A Response to “Online Status Anxiety”
March 29, 2010 § Leave a comment
A couple of weeks ago Jonah Lehrer published an entry on his blog, “The Frontal Cortex” his take on social networking on Web 2.0. I have finally gotten around to writing an entry on the matter, since a couple of things struck me in Lehrer’s discussion.
1. “Social software tend to quantify our social life” – this is not exactly an emerging feature of social networks, as Lehrer proposes. Having a list of “friends” or contacts and displaying some way in which the members of these lists are related to each other is a required feature to qualify a tool as a social software or social network.
Some of the earliest definitions of social network sites (SNS) include 3 mean features. (1) Constructing a public or semi-public profile in a bounded system (2) articulating a list of others with whom you share a connection and (3) ability to view and traverse a list of these connections and those made by others in the system. So the fact that as we are maturing through the timeline of SNSs a few services are becoming more popular than others is not a factor of or has not resulted in the quantification of connections online. SNSs by definition require this quantification in some form or another. [I know this is a cheap shot at Lehrer’s piece, but I thought it needed clarification].
2. “My worry is that our online social platforms both magnify our hierarchies (by measuring our friends, followers, links, etc.) and erase social distance, [read: Ambient Intimacy] so that we suddenly find ourselves in the same monkey cage with a far larger number of monkeys”
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Staying true to his great ability to articulate complex issues and bring in great thinkers, Lehrer ties in one of my favorite Primatologists Robert Sapolsky (this speech by him comes highly recommended) and one of my favorite philosophers (and LOST namesake) David Hume to argue that because if collapsed space we are more aware of social hierarchies and what’s more is that SNSs enhance social hierarchies by quantifying our social networks.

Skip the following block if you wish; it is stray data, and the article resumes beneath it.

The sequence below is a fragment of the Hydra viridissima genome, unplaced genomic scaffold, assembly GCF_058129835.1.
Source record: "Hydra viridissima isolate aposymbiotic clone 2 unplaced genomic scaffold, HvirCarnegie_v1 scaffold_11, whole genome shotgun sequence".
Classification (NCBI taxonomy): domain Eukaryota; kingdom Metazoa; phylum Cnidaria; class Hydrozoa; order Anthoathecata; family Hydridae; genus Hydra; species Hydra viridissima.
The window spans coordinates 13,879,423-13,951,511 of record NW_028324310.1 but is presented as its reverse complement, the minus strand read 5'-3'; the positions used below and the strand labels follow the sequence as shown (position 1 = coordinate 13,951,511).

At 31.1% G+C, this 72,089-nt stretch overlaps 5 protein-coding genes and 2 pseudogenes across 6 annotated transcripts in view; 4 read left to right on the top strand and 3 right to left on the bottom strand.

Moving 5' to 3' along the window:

Although I can’t say I’ve never envied someone for an impressive and extensive social network prowess, I don’t necessarily think this is the only outcome of increased use of SNSs. In fact, I think this is one, albeit dystopian, result of SNSs. They can create anxiety among people, they can lead to a heightened awareness of our own social position and they can possibly create a new set of problems for us as social beings.
But I’m more inclined to believe that these problems are not unique to online SNSs or digitally mediated social interaction. As such, these are human concerns and obstacles that we have faced before and will continue to face as long as our nature stays on a similar socially-oriented path as it has. I recognize the point that Lehrer is making, which is that bringing in a new way to socialize (namely, online) brings a new set of problems for us to deal with. But I am more interested to see the many new ways to exercise our social nature, to create new concepts like ambient intimacy and to further communication, which in my opinion is a fundamental human characteristic and desire. We have been faced with challenges through changing societies, environments, communities and technologies but we have succeeded (with a few exceptions) in finding use in these challenges and sometimes even altering the course of our progress through them.